You’re actively involved in New York City’s theater scene. How has your experience as an EL influenced that work? When I did the EL program, it was in a pre-pandemic world. There were members of our group in Chicago, Colorado, Kansas, and New York, and our meetings were held via Google Meet. In a way, it helped prepare me for life during the pandemic, as all work-related meetings and meetings for my theater-related projects are remote. Of course, the program was another opportunity to develop collaborating skills, which are applicable to everything.
Annie Pho, Class of 2014
Instruction coordinator and assessment librarian at University of San Francisco
How has your EL experience influenced your career? After participating in the program, I felt more empowered to get involved with ALA and solidify my professional “homes” with the Association of College and Research Libraries and APALA. I decided to run for a position on the APALA executive board as a member-at-large and serve on the executive board again as secretary. My EL experience helped encourage me to pursue those opportunities.
Was there any aspect of training or career development you wish had been better addressed in your Emerging Leader cohort? One thing that I think should have been better covered was equity, diversity, and inclusion within libraries. I don’t think it was addressed whatsoever, and leadership opportunities are not the same for BIPOC librarians. I hope that future ELs will have more training and discussion around equity, diversity, and inclusion and antiracism.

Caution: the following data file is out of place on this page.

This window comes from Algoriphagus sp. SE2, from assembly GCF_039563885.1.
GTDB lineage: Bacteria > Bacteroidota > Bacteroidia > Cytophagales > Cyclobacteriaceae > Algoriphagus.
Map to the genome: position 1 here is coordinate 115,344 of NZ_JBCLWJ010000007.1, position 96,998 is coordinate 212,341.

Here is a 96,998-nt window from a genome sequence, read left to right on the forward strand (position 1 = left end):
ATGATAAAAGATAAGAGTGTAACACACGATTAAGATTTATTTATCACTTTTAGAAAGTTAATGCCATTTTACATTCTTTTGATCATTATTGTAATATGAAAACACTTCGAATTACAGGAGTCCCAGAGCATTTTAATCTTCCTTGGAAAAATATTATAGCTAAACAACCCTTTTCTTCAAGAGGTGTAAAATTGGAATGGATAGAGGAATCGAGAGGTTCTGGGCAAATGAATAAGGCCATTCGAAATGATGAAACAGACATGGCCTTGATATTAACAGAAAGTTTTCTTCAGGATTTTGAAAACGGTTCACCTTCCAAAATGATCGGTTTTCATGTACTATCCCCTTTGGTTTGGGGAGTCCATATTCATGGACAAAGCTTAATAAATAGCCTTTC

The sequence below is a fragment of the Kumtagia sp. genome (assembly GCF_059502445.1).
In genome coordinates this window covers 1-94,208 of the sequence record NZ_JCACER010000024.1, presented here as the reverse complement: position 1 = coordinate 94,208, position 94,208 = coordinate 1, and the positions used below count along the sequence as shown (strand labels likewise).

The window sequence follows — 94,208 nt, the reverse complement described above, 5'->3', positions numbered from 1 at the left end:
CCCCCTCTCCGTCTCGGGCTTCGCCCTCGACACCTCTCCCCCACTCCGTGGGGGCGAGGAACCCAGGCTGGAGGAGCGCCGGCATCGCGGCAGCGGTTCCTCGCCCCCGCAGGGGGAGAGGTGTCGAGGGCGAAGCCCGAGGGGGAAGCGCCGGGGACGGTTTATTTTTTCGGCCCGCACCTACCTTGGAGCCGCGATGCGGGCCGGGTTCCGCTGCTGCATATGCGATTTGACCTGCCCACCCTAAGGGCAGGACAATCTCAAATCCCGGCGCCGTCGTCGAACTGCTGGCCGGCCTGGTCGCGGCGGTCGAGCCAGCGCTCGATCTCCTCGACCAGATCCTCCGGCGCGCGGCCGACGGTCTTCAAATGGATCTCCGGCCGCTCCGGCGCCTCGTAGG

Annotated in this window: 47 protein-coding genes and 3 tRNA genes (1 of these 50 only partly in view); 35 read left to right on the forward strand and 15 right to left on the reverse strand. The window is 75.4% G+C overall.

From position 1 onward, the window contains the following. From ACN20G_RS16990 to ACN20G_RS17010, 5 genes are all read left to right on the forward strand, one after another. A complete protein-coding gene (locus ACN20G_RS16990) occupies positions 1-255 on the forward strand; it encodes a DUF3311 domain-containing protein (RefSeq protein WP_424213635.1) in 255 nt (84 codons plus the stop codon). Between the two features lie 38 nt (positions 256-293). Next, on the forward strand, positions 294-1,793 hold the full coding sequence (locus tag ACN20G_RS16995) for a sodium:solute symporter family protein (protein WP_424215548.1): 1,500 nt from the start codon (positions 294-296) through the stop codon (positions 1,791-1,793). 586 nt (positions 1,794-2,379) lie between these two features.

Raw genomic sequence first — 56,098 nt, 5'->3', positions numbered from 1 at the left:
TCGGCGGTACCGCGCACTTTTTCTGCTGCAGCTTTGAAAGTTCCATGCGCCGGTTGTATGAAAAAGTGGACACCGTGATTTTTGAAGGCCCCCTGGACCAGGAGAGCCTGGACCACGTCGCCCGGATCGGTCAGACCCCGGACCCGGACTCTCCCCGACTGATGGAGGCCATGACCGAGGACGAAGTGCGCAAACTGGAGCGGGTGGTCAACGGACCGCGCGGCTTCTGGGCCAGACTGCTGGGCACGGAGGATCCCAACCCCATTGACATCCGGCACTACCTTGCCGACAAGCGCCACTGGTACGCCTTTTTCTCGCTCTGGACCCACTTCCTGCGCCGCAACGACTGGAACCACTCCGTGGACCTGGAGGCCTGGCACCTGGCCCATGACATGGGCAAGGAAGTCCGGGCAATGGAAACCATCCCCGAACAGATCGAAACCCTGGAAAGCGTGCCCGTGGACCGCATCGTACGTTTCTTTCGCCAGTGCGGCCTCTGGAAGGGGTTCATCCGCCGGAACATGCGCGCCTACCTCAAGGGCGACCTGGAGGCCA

Since your time in the EL program, you’ve coedited Pushing the Margins: Women of Color and Intersectionality in LIS (Litwin Books/Library Juice Press, 2018)—a volume in the Critical Race Studies and Multiculturalism in Library and Information Studies book series, which you also coedit. Did your time as an EL help prepare you for projects like these? Yes, my experience doing survey design and learning about the research process with my EL team helped prepare me for a project on intersectionality at the reference desk, which in turn led to the Pushing the Margins book. When I participated in the EL program, I didn’t have any experience with collecting data or research. The group project helped me get a better understanding of that process.
Kathleen Riopelle Roberts, Class of 2013
School librarian at Rivers Edge Elementary, Henrico County (Va.) Public Schools
How did your EL experience help lead you to your current position? It brought me in contact with the leadership and administration at AASL. I realized that I enjoyed being involved at the professional organization’s national level, which fueled me to pursue further opportunities.
What have you been up to since graduating with your EL class? I was selected as one of two building-level school librarians to serve on the National School Library Standards Guidelines Editorial Board. I also was selected for the 2018–2021 Fulbright Specialists Roster. I coauthored the book Leadership: Strategic Thinking, Decision Making, Communication, and Relationship Building (ALA Editions 2019), with Ann M. Martin. I was also voted James Region Librarian of the Year by the Virginia Association of School Librarians for the 2019–2020 school year.